Getting your students to participate doesn’t need to feel like pulling teeth. Here are the first 2 of 4 common problems and how to address them.
As the holiday season winds down, teachers and students prepare to return to school after winter break. It’s always nice to return from vacation with fresh minds and motivation. However, the second half of the year can leave students checked out as they wait for their next big break. Getting students to participate more helps them be more engaged and ready to be completely present in class. Here are two of four common obstacles to participation and what you can do to overcome them.
Content is too Repetitive.
Repetitious content is a necessary evil. If the students don’t understand it, or if you’re reviewing for a test, it has to be done. Unfortunately, it doesn’t engage the students. The K-12 Teachers Alliance has three suggestions for this issue:
- KWL chart (or anything to assess prior knowledge.) You certainly want to gauge where the students are at in comprehension, so straight out asking is a great move. In the instance of a KWL chart, it also encourages students in that they see how smart they already are. Students are also able to identify areas in which they thought they knew something but don’t. Tailor your lesson plans around the information given here.
- Practice skills grouping. Create groups based on what skills your students most need to learn. This keeps the exercises relevant and creates a comfort level amongst the students – they are less likely to feel embarrassed asking a question when none of them knows the answer. For students who don’t need help in any area, give them extra credit activities or have them look into the next lesson.
- Have them teach each other. There is no better way to learn material than to teach it yourself. Additionally, students will have a much different approach to explaining the material than you do. Have them provide activities and tests to deliver their content.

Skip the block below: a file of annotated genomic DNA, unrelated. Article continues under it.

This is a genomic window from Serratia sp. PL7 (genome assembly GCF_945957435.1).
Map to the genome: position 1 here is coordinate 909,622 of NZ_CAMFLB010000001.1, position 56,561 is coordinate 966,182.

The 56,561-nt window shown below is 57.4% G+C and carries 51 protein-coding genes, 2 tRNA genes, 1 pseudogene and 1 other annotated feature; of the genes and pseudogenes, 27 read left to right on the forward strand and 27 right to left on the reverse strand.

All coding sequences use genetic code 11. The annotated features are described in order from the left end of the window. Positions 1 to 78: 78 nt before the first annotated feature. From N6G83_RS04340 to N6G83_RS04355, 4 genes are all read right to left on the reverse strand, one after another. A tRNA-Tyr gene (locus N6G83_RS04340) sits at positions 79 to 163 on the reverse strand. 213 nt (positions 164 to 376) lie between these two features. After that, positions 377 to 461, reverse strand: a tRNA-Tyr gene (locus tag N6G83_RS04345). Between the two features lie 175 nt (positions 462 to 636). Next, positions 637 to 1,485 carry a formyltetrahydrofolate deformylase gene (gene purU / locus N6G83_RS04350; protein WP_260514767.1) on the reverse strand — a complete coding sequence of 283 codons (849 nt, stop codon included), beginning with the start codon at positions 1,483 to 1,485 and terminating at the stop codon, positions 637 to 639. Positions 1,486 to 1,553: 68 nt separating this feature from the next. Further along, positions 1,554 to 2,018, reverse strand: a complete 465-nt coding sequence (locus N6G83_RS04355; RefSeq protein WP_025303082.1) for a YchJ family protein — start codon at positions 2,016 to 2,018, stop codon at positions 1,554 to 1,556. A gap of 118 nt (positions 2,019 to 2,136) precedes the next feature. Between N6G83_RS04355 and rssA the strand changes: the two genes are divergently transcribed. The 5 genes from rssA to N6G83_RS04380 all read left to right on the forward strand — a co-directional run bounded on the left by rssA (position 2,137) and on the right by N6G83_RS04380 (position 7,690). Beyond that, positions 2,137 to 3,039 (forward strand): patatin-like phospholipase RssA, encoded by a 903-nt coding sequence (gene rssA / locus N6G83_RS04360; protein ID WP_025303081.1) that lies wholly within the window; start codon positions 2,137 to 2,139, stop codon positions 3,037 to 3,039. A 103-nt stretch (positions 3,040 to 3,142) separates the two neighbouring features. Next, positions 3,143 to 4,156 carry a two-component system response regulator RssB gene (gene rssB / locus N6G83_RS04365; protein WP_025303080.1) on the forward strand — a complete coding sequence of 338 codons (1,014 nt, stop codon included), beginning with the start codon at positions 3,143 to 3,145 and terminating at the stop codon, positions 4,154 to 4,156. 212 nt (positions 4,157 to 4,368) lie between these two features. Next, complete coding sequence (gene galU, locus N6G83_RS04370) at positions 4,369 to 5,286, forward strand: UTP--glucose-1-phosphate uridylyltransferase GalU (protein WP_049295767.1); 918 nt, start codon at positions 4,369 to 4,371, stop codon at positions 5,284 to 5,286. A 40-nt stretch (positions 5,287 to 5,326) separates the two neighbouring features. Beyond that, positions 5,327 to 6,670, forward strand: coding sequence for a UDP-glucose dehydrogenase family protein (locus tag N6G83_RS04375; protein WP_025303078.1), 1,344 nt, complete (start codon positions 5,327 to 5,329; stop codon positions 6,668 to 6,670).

Content is too Hard.
When this is true, it isn’t that the content is impossible to comprehend. In many cases, students don’t feel comfortable asking questions for fear of sounding stupid. Here are a few ways to tackle this:
- Provide the opportunity for anonymous questions. Whether you have students submit questions during class or just leave a box for them to drop questions into, there is a key to getting those responses. Students embarrassed to ask questions will feel exposed if they are the only student seen submitting a question. Instruct them to write something –if they don’t have questions, they should write “no questions now” or comment on the material. Make the questioners truly anonymous.
- Have groups master individual portions. This is the “jigsaw” approach that utilizes the “teach others” approach. You split up the sections of the content – if you’re teaching fractions, for example, content could be multiplication, division, and conversion – and have each group master the section and teach it to the class.
In our next article, we will cover the remaining two most common reasons students don’t participate in class. Starting the New Year off on the right foot will help students build momentum rather than lose it. For all your plastic school supply needs, like sheet protectors, student card holders, and presentation folders, check out Vinyl Art’s products. We have a vast selection of products and materials that are perfect for your students. Call 800-569-1304 or email firstname.lastname@example.org.